Monday, 16 March 2015

Drowning Mermaids, by Nadia Scrieva

1 star

Being up to my eyeballs in painkillers thanks to some extremely painful back problems, I thought I’d turn to some brain candy whilst I convalesce. Unfortunately, Drowning Mermaids was more fit for rotting the brain and I can only assume that the high rating this has garnered on Goodreads must mean that every other reader was on far stronger painkillers than I, with the highest dosage having been taken by the writer just before she started scribbling as most of this book made no freaking sense whatsoever.

Aazuria is working as a ballet dancing stripper to finance a mermaid war when she meets Trevain, an extremely wealthy fisherman. Taking him up on the offer of moving herself and her sisters into his home they fall in insta-love, although their happiness is threatened by the fact that Aazuria is the leader of an underwater nation at war and that Trevain can’t help but piss himself laughing every time she alludes to being a mermaid. Will their love survive? Will I find the book littered with incredibly strange sentences? Will I get pissed at the weird strain of sexism on display? Will I roll my eyes hard enough for them to fall out of my head every time a doorbell rings demurely? Will I become angrily confused by the shoddy world-building? 

In this world mermaids don’t have tails, which explains how Aazuria can get a job as a stripping ballet dancer. Instead, they’re human – albeit ones that have grown a second set of lungs (not gills) that can somehow filter oxygen from water (where these lungs are housed in their bodies is beyond me, as they don’t have extremely large ribcages to accommodate them). Their legs, however, become wracked with pain if they spend too much time on land – although this only seems to affect Aazuria (and someone who later turns out to be a merman) and didn’t seem to influence the mermaid architects when building their underwater ice palaces in which lots of waterless caverns have been carved out for some reason that made absolutely no sense (along with them having carpeted some of these caverns. Where did they get the carpets? Did they have to strip to pay for them? How were they fitted in the ice caves? And why??)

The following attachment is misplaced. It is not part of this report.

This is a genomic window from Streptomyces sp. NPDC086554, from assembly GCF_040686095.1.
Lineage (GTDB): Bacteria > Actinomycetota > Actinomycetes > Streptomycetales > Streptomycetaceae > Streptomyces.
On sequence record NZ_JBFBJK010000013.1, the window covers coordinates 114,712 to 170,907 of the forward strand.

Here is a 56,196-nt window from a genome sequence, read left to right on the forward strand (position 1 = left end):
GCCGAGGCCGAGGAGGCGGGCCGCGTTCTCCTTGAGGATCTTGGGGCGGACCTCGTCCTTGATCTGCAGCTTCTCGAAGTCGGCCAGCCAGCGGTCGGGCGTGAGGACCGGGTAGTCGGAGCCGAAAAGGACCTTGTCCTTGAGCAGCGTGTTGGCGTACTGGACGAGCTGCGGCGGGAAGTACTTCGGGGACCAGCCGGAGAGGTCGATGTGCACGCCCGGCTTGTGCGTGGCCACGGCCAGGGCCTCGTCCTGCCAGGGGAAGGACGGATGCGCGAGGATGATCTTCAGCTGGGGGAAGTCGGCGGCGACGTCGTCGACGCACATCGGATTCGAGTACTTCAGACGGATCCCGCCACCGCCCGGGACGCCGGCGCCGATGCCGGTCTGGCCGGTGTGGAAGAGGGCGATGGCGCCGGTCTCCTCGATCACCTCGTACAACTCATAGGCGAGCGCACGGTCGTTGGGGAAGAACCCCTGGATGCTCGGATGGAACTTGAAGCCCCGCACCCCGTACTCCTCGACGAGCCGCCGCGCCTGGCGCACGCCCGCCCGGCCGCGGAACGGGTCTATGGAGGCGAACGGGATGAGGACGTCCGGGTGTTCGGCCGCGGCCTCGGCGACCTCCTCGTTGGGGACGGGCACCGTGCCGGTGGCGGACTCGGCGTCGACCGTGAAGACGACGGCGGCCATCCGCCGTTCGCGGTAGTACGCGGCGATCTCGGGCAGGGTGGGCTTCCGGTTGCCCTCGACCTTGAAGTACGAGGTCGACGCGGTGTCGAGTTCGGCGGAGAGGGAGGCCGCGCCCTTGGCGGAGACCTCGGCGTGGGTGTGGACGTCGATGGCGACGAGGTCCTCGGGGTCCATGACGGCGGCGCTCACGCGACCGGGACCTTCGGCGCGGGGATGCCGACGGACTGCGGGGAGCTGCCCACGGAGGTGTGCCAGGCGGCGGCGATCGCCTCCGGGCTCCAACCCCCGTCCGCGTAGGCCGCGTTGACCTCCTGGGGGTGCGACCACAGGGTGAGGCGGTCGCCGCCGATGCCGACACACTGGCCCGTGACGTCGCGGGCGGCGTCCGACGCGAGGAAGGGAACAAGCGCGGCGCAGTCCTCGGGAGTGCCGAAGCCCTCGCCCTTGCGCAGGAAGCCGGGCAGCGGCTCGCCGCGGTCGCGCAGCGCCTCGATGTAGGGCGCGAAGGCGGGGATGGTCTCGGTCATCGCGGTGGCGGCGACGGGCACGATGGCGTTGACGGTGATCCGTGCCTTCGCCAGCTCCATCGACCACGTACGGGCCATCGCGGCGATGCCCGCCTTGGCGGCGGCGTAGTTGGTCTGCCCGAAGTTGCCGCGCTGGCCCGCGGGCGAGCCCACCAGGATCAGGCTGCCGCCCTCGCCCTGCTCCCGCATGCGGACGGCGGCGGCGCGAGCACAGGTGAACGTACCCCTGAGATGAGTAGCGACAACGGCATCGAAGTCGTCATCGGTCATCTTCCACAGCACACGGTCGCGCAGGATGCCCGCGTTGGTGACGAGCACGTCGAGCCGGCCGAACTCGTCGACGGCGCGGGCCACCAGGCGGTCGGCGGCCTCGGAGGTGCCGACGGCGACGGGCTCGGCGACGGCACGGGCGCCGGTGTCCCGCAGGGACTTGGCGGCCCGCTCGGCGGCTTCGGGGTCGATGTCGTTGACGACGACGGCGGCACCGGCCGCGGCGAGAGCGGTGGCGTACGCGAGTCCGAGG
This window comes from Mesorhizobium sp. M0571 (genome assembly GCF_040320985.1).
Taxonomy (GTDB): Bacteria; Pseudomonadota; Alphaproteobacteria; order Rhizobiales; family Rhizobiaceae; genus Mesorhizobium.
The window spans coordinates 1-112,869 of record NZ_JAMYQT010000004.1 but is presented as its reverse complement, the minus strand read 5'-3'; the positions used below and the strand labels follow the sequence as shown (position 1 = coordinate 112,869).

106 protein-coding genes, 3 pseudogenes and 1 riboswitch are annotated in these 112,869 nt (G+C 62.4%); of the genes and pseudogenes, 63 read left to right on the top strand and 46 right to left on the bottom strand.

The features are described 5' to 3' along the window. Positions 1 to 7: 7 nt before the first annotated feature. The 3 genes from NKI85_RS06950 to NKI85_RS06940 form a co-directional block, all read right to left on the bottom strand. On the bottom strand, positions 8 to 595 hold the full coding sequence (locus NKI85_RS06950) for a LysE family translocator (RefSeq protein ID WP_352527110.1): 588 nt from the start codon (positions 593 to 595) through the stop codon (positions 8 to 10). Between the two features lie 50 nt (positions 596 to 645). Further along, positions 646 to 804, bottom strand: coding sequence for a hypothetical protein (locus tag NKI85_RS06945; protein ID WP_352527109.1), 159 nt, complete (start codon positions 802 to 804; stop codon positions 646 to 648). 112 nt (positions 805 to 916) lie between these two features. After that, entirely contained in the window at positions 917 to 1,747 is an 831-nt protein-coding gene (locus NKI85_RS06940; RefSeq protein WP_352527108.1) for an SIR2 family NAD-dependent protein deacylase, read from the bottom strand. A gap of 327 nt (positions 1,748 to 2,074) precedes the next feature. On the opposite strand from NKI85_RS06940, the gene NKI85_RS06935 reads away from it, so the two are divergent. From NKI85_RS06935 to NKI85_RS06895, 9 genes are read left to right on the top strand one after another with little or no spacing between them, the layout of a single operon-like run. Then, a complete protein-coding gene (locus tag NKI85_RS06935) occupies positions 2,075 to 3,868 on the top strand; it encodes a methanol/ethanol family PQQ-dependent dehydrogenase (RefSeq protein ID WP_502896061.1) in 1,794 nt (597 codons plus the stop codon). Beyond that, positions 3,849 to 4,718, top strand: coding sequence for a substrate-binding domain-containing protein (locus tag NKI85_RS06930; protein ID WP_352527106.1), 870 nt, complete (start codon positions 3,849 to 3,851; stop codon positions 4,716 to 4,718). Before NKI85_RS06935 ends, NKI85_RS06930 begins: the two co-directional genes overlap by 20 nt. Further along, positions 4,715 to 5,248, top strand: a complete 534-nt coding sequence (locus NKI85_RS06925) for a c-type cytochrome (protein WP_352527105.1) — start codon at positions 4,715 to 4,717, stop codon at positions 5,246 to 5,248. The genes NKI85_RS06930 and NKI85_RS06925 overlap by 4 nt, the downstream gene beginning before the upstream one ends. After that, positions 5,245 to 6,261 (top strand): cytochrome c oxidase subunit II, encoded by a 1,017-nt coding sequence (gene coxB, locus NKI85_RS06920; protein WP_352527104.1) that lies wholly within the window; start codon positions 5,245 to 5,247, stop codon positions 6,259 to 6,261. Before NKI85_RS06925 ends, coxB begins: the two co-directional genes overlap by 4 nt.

The mermaids seem to have some powers but they’re crap ones like being slightly intuitive, only aging on land and having your hair and skin change colour when not in the water (this is apparently due to tanning, which somehow turns your platinum blonde hair dark and which only affects some mermaids, but not all – the twins remained flame-haired and fair skinned whether they were underwater or not). Despite not having powerful tails, they’re still incredibly fast and strong swimmers, easily able to catch up with boats that have set off long before them. Which would have been fine, except that meant that I was incredibly bewildered by a bunch of mermaid reinforcements arriving by boat in the middle of an underwater battle – a battle in which bullets, kicks, punches, people and throwing knives all move in the same way that they do on land (ever tried to punch someone underwater? It seems my brother and I did more research during family holidays than Scrieva ever did). 

The characters and their love affair were written with the same lack of skill as the world in which they lived – Aazuria is apparently a brave and strong ruler of her people, although she constantly abandoned them to seek her own safety on land, and we’re constantly told that Trevain is kind, considerate and honourable although what we’re shown is a man who’s decided that visiting the mother he has installed in a psychiatric hospital is too much bother, who throws temper tantrums when things don’t go his own way, insults and belittles the woman he supposedly loves and even goes for her throat when they disagree. I spent rather a lot of time hoping that Trevain would get harpooned in the chest by the evil, black clad mermaids (that’s how we know they’re evil) that Aazuria was at war with, and that she’d be so grief-stricken that we’d get to see exactly how one would go about drowning a mermaid. Instead, after vanquishing her enemies Aazuria got her happy-ever-after, with Trevain’s mermaid genes (lucky!) enabling him to join her in her ice palace (good luck to her, I wonder if he’ll choke her every time he gets sick of seafood?).

Honestly, the only good things I took from this book were that reading it was so painful it made my back pale in comparison, and that if I decided to abandon my job and write instead, nothing I could produce (even out of my mind on painkillers) could be any worse than this.

1 comment:

  1. I have just downloaded iStripper, so I can watch the sexiest virtual strippers on my taskbar.